Releasing the Truth

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How the flies fly- Video from TED website

From: TED

Michael Dickinson explains how the flies are capable of flying, a very intriguing subject; see the video below, audio in English with subtitles in varied idioms!


These annoying insects are an amazing example of biological engineering! They’re capable of some high-speed aeronautic manoeuvres that have long boggled the minds of aircraft designers and engineers. If a male fly chasing a potential mate sees her change course ever so slightly, he will respond with an appropriate change of his own in just 30 milliseconds!

It has long been known that the amazing stability of flies as they zip around has a lot to do with the two tiny club-shaped ‘balancing organs’ they have, called halteres. Some insects have four wings, while others, like the so-called ‘true flies’, have two (hence their ordinal name Diptera).

They have long been known for their function as flight stabilizers, like gyroscopes on airplanes that prevent excessive roll, pitch or yaw. Part of the way this works is that the halteres mostly beat in antiphase to the actual wings. But since such a stabilizing function would tend to make the fly keep flying straight, how does it manage to ‘disable’ this gyroscopic function in order to change course so quickly?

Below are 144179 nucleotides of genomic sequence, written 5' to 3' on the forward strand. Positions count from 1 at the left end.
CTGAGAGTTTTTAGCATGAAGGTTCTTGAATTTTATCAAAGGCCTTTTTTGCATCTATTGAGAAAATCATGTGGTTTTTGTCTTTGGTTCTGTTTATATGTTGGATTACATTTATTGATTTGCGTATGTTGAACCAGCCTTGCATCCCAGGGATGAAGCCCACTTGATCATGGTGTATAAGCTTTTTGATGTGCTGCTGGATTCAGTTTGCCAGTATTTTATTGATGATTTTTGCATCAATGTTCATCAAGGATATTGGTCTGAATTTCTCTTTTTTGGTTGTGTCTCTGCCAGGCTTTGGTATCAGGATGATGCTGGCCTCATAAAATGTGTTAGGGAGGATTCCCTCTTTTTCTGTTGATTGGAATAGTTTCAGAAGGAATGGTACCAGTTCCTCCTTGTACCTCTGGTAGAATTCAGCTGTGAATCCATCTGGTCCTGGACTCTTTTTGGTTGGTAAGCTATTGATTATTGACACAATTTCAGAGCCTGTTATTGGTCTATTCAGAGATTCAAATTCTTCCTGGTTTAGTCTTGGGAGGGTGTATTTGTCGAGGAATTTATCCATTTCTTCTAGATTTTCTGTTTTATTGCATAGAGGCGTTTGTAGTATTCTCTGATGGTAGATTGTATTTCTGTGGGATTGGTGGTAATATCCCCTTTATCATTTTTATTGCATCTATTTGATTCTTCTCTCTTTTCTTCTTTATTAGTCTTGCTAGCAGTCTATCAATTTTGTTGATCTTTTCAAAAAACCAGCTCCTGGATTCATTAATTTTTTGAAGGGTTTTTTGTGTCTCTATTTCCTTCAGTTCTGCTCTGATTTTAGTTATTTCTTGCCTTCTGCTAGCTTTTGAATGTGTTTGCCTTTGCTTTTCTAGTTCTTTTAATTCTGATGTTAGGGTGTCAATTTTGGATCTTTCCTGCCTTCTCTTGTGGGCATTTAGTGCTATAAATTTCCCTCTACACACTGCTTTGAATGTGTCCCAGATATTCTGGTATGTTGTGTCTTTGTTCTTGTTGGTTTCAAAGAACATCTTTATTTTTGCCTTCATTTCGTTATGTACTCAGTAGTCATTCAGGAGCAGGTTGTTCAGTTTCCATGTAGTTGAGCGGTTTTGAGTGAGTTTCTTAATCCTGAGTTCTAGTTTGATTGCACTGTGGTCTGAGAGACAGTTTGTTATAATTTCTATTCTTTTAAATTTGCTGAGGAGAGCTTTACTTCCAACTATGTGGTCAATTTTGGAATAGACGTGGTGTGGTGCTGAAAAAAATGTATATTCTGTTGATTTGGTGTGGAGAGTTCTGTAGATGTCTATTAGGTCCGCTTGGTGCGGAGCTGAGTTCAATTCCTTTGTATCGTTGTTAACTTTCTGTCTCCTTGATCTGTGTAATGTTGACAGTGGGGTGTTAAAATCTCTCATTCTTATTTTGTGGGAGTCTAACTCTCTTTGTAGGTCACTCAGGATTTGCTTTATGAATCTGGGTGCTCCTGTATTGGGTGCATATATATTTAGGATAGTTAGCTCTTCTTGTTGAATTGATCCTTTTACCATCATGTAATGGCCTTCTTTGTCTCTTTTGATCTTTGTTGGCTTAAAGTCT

Researcher Dr Michael Dickinson of the University of California at Berkeley, along with a number of colleagues, long knew that flies will perform intricate flight manoeuvres in response to visual stimuli (a fly swatter coming down on them, for instance!). Sophisticated experiments in which flies were tethered in little corsets had shown that images perceived by the fly’s eye-brain system would cause automatic changes in wing activity. Yet a mystery remained, in that for years no one had been able to find evidence of any connecting nerve fibres between the brain and the muscles that controlled the wings.

The breakthrough began when Dickinson was reviewing a much earlier paper that described in great detail some very intricate musculature controlling the halteres. His team then performed more experiments which showed that visual cues while flying did not affect the wing muscles, but significantly affected the muscles controlling the halteres. This suggests that visual information flows directly from the eye/brain to the halteres, not the wings.

Read the full article here:


God bless you all.

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